by Charles Evans

The heroine lay dying in her pasteboard cot
Seized by coughing, clutching with both hands
The big tenor who knelt at her side
It was too much
I slipped from my seat, stumbled through feet and knees
Mounted the stage in a burst of saving love
For heaven’s sake, I said, she’s a sick woman
An attic is no place for a consumptive
They hustled me to the wings

She took the stage, flaunting her gypsy skirt
In a fast spin, taunting with jutting hips
The workers who crowded close
I saw the danger
Hurried down, pushed aside the protesting musicians
Climbed the steps in a last bid to stop the brawl
Calm down, I told them, love’s all right in its place
But there’s no need for knives
They escorted me to the foyer

He reached out, touching the breasts of the peasant girl
In a sly gesture, reassuring her
He was a rich man, her key to a new life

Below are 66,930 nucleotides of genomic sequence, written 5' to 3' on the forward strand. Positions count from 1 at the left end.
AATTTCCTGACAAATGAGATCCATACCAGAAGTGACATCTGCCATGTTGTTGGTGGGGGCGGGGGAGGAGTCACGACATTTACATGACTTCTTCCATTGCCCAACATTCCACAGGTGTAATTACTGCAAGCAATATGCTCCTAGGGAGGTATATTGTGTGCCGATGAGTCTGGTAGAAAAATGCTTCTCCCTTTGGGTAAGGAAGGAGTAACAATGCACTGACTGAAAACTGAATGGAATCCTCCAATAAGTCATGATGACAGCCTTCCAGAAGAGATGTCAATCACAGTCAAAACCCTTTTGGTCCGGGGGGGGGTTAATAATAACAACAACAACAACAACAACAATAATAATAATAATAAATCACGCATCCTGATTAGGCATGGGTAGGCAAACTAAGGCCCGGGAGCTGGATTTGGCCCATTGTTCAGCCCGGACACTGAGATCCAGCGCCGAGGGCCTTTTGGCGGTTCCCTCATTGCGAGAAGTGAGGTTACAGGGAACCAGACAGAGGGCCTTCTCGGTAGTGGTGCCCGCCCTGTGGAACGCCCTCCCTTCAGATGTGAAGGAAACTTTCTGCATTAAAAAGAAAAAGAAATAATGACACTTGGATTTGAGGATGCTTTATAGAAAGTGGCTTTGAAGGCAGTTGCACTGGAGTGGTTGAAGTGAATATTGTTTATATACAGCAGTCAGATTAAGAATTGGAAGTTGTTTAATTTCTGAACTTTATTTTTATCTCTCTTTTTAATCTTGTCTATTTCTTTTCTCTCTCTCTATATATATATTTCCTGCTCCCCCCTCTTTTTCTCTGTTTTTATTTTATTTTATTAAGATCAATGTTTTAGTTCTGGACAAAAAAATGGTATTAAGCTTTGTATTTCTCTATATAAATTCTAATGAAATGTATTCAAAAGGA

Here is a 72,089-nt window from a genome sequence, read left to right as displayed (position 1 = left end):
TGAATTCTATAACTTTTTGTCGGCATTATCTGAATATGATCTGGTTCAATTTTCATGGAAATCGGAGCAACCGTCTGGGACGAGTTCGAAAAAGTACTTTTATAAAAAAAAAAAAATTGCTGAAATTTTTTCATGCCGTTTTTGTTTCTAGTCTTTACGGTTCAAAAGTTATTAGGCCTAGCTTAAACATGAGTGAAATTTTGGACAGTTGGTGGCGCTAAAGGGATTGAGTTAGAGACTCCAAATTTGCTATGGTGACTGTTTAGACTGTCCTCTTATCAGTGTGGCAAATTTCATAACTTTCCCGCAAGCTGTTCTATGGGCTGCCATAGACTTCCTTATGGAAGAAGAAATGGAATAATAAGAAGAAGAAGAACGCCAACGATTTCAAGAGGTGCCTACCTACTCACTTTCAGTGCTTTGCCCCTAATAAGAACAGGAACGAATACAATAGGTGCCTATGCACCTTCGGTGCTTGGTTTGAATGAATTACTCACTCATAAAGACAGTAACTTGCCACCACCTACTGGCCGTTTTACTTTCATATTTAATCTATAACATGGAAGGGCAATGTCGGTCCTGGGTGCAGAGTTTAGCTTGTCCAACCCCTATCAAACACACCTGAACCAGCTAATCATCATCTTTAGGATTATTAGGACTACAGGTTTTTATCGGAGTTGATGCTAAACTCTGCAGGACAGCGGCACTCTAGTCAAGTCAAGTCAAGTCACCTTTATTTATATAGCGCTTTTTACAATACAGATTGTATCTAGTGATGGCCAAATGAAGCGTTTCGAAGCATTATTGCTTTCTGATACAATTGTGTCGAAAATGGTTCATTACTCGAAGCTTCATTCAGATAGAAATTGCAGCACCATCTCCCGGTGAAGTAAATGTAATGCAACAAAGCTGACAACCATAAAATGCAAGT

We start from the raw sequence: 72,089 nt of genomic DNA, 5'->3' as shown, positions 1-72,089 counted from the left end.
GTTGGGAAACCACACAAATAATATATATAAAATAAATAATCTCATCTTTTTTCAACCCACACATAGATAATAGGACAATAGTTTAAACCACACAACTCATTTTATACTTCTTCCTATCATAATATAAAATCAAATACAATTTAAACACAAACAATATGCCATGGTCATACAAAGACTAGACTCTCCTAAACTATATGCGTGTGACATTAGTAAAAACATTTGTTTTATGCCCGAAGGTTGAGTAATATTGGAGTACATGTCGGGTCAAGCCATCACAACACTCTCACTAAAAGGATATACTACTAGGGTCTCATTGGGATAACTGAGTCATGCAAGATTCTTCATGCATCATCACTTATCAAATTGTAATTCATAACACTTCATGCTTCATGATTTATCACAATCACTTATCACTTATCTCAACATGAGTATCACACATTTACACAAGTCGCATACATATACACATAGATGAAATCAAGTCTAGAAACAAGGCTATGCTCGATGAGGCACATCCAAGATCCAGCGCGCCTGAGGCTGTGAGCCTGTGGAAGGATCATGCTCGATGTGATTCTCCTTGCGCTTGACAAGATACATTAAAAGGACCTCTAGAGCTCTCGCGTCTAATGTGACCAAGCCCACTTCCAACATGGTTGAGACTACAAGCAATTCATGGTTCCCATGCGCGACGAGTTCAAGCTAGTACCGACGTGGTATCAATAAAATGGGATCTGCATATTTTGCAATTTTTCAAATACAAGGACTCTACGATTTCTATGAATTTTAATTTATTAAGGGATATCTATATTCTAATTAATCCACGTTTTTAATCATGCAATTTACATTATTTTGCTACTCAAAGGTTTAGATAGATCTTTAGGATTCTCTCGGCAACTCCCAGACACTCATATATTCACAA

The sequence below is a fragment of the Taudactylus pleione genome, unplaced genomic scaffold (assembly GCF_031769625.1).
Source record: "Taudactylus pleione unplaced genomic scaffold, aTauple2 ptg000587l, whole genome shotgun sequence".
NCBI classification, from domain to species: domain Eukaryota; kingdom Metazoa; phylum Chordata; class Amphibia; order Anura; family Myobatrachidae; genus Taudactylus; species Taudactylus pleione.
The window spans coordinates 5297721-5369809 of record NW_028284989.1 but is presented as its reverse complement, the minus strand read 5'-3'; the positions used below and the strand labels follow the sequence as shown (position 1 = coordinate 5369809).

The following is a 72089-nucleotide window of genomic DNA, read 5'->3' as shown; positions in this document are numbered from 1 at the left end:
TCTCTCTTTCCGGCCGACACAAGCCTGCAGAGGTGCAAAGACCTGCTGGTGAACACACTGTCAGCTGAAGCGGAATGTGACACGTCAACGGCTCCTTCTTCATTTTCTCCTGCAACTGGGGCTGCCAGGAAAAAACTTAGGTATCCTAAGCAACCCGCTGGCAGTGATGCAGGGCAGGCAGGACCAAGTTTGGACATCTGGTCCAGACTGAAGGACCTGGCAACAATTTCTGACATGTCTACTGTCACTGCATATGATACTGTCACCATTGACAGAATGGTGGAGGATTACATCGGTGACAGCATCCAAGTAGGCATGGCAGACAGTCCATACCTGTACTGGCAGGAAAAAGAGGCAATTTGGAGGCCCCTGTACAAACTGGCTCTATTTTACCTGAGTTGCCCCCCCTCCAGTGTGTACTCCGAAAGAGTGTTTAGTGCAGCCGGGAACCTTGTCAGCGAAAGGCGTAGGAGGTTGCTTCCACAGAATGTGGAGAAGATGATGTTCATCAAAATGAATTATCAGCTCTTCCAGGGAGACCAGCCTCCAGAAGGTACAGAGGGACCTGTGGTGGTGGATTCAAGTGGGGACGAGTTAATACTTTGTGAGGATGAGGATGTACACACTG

I was disgusted
Stood up, decided to give him a piece of my mind
Burst out in a last attempt to protect her virtue
Come off it, I shouted, we all know what you want
Take your hands off that poor girl
They marched me to the door

Outside, I saw the bus, splashed through driving rain
Slipped in a puddle, fell heavily on the oily road
Under the big Jag, which screeched to a halt
I gathered my senses
Sat up, heard the chorus of concern
Broke into song in an effort to find the key
Take it easy, they said, the ambulance is here
This is no time for singing
They cut short my aria